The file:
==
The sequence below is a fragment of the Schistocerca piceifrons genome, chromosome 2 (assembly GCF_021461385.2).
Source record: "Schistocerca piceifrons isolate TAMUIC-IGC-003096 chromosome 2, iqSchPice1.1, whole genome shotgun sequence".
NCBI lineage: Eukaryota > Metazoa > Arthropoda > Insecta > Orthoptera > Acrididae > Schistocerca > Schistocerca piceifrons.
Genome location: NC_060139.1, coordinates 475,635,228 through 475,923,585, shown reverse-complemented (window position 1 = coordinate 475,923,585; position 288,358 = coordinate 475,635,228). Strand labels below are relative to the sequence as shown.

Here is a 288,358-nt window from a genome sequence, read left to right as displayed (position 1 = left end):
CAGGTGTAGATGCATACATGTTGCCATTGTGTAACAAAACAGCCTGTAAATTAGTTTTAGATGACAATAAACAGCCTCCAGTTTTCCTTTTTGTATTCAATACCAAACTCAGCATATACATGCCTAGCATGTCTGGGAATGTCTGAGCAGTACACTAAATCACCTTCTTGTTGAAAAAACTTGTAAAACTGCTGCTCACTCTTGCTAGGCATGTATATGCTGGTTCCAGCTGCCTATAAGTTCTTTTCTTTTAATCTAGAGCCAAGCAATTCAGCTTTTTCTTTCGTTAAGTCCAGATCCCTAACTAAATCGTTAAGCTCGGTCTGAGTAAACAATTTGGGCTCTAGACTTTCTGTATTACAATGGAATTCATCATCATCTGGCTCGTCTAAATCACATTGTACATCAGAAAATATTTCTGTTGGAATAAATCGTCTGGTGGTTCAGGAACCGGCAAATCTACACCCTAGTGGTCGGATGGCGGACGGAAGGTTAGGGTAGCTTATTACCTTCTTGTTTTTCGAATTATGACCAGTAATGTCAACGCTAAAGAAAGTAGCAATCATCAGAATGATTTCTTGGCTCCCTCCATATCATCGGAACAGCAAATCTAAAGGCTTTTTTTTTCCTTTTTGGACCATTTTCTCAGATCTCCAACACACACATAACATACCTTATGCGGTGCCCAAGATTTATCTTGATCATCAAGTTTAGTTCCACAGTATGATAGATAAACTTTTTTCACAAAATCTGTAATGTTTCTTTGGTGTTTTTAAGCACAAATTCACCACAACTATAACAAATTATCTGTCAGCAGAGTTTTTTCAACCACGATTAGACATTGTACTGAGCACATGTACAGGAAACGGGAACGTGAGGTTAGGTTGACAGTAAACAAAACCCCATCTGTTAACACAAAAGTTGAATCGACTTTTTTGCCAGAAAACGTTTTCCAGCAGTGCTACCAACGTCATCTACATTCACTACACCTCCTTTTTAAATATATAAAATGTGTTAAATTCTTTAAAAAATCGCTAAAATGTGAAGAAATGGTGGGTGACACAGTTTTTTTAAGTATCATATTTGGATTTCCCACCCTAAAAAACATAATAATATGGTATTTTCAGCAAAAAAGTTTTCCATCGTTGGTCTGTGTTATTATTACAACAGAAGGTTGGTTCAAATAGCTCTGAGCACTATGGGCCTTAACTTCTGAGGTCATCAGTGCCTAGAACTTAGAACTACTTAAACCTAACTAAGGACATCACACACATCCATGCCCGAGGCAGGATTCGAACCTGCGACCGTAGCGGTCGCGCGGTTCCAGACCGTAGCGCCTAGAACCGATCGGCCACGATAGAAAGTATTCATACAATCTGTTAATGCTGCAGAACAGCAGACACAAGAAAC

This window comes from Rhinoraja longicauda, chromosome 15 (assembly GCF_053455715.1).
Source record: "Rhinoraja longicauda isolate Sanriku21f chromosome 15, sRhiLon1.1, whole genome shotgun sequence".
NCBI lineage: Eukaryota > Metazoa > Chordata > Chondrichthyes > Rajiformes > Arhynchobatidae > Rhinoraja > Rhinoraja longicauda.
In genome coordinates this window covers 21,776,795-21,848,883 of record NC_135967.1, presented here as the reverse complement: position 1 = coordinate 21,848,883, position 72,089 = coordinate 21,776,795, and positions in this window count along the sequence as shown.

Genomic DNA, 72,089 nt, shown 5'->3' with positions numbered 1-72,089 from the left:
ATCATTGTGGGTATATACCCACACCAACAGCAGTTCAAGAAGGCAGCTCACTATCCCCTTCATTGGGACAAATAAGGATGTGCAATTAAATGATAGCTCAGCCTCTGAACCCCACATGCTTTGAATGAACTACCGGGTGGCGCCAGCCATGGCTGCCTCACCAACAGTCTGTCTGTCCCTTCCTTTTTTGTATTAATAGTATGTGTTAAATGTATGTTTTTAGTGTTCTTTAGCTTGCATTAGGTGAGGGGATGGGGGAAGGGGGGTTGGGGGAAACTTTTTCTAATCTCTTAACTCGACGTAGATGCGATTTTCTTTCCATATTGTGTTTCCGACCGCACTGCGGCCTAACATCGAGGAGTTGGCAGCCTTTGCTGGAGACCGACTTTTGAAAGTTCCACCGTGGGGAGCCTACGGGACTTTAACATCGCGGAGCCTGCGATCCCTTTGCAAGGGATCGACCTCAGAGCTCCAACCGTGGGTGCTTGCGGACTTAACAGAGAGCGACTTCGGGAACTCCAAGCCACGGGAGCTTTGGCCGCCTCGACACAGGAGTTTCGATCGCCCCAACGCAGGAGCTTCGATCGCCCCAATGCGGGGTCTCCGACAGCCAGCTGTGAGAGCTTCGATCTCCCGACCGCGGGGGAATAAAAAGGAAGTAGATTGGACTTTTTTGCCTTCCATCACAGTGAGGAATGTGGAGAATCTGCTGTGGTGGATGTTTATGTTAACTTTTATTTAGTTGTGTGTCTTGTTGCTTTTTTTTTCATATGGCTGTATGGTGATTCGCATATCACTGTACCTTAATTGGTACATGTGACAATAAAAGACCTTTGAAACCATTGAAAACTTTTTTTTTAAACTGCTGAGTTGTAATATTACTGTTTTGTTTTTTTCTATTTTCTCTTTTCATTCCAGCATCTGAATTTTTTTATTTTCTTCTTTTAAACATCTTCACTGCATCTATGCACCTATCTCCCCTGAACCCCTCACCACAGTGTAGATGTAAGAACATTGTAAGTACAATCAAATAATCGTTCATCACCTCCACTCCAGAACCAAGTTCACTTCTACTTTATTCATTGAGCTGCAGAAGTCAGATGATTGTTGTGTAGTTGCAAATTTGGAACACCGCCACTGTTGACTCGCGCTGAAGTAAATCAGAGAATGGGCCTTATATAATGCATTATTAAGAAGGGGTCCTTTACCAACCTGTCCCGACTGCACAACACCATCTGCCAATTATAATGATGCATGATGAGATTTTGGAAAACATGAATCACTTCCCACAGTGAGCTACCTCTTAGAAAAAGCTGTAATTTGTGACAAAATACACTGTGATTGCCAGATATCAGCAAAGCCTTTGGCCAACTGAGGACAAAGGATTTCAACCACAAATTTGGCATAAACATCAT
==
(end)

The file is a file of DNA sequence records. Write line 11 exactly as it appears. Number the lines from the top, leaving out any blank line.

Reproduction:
Genomic DNA, 72,089 nt, shown 5'->3' with positions numbered 1-72,089 from the left: